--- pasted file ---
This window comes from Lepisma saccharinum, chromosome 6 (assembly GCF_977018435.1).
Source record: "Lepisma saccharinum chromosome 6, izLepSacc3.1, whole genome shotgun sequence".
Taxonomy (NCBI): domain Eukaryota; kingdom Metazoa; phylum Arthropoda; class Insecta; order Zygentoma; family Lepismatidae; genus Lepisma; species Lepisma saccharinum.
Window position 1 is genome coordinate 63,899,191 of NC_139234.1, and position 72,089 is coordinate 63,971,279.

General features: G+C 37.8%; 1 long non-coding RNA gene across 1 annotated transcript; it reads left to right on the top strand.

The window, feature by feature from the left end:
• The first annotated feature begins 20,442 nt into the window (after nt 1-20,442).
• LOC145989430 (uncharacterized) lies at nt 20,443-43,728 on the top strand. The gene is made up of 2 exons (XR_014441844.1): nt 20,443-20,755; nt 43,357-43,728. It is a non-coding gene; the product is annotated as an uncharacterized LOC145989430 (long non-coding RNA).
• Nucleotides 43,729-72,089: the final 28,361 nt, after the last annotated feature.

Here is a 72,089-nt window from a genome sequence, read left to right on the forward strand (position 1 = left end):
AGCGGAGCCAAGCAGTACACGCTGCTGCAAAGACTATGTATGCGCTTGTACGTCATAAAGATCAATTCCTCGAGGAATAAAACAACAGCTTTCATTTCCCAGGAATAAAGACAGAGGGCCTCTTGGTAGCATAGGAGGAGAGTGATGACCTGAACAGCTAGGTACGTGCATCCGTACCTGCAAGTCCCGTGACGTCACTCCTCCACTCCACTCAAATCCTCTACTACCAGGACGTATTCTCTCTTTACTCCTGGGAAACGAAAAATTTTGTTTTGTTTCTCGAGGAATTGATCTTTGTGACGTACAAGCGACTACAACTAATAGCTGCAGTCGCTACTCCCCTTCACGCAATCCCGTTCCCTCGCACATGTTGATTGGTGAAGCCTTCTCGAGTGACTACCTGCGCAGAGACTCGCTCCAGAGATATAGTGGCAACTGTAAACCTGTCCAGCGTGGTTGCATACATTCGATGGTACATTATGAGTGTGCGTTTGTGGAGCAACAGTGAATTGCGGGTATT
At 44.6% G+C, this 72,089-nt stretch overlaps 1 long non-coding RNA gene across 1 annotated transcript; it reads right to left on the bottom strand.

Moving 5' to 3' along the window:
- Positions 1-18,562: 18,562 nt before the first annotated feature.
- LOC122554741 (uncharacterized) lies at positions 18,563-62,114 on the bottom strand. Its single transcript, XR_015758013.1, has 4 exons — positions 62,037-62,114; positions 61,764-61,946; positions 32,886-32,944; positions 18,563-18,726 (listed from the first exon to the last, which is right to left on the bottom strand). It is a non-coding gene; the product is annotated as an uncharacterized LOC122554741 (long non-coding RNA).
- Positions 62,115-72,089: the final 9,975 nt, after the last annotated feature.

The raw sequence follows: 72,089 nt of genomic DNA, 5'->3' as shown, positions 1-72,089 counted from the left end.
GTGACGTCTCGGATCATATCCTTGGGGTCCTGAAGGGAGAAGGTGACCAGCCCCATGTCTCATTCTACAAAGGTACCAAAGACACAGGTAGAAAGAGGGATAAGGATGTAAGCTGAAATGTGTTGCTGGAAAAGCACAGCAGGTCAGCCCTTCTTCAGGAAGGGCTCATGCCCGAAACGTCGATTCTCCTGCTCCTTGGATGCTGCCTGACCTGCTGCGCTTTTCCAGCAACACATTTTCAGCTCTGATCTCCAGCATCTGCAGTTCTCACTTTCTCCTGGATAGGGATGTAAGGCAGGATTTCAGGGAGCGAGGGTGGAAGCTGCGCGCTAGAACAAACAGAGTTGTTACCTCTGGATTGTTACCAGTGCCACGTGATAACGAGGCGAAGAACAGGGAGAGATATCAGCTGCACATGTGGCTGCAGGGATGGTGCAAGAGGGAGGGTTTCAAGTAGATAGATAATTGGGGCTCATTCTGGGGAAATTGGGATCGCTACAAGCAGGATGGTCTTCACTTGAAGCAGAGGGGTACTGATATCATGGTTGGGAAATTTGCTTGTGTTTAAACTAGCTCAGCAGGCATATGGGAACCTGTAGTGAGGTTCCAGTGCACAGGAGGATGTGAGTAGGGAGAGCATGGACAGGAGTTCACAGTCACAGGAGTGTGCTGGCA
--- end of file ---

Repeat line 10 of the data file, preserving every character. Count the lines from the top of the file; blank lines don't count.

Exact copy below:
Here is a 72,089-nt window from a genome sequence, read left to right on the forward strand (position 1 = left end):